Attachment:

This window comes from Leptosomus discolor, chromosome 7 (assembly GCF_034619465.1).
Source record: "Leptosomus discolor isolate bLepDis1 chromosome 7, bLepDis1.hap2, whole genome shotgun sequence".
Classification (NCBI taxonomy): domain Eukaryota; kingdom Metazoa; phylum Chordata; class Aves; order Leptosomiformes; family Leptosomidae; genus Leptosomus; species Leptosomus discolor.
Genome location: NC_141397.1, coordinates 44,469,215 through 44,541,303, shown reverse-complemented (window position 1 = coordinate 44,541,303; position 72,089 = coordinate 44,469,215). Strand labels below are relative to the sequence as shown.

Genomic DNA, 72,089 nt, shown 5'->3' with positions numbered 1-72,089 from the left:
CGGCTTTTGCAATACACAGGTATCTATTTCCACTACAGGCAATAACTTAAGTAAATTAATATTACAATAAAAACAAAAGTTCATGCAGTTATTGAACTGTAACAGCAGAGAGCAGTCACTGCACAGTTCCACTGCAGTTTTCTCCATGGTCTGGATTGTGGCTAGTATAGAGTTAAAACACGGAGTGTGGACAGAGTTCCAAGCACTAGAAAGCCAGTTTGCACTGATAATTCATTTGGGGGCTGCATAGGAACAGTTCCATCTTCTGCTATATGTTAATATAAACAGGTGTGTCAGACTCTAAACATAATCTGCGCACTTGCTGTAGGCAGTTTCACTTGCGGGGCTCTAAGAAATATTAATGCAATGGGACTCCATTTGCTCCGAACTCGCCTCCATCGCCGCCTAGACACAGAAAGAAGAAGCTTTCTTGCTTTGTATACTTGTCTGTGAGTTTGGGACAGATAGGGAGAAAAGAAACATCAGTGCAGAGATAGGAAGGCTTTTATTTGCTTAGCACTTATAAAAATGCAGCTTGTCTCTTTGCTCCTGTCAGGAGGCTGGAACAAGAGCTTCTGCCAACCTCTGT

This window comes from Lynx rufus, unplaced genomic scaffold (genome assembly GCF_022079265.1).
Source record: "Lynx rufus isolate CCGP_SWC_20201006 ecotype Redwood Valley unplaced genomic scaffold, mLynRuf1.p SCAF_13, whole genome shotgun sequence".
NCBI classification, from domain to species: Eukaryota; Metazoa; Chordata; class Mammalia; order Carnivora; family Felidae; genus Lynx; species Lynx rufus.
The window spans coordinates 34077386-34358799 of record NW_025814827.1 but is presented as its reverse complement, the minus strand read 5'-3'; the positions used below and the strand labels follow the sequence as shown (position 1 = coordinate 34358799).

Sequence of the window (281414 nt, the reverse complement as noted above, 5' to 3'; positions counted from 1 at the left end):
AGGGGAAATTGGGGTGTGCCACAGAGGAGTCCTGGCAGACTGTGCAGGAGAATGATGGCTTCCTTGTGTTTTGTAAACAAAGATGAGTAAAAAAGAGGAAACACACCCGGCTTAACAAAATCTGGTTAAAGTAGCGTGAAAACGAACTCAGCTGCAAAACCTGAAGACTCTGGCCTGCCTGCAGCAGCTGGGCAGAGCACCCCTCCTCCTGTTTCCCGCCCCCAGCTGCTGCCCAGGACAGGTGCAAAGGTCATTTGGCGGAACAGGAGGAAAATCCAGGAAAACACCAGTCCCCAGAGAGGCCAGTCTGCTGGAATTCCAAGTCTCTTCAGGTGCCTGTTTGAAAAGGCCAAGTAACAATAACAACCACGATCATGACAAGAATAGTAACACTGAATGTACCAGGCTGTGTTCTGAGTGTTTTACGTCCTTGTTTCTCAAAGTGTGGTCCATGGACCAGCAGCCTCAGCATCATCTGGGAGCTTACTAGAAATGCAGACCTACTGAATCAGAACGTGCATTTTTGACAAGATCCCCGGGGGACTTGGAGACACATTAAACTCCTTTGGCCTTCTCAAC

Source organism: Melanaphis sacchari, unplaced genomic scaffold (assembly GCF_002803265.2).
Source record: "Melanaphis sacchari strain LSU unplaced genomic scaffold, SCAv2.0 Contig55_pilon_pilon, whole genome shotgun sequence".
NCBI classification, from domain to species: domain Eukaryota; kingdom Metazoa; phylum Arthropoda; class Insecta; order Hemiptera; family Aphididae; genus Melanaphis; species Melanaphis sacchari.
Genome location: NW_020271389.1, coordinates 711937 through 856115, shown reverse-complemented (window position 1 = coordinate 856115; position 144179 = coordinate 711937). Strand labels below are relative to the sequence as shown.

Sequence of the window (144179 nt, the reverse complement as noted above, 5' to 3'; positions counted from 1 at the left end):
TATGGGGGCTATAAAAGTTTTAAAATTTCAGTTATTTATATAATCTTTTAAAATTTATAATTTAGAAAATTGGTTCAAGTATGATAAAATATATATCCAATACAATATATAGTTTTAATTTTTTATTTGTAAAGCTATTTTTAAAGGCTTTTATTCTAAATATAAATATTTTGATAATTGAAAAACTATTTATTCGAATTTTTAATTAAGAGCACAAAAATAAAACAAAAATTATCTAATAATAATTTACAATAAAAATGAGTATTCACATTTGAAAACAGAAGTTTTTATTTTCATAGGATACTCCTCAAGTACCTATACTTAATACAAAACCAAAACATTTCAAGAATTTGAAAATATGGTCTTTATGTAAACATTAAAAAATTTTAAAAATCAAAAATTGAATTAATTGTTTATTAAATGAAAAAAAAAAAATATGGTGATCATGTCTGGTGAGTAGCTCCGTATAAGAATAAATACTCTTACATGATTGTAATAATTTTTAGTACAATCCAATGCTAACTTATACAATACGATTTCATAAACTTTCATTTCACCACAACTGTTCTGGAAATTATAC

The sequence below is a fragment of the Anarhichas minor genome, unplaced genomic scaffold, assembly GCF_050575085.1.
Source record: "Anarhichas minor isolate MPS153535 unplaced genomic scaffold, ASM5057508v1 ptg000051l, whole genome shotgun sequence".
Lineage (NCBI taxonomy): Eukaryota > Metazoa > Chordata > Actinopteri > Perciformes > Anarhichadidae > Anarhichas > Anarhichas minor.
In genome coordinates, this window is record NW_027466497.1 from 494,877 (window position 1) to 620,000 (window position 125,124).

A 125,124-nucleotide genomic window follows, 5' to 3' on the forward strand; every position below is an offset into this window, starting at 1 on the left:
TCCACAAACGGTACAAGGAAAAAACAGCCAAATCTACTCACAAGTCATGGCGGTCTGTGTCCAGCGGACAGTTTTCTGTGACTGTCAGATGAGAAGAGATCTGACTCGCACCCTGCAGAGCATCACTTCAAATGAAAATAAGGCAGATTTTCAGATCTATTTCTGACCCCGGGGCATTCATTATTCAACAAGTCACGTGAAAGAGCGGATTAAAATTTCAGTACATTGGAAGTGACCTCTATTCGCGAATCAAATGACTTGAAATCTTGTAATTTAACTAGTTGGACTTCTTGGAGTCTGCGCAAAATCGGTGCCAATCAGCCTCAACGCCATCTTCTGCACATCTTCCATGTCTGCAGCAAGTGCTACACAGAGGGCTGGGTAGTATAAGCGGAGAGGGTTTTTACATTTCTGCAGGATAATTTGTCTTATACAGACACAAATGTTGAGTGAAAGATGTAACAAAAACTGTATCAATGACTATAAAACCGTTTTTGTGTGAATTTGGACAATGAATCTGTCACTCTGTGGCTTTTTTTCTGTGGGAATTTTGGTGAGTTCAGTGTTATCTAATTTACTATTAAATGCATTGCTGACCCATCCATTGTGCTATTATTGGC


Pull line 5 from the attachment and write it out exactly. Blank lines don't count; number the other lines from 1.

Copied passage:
Genomic DNA, 72,089 nt, shown 5'->3' with positions numbered 1-72,089 from the left: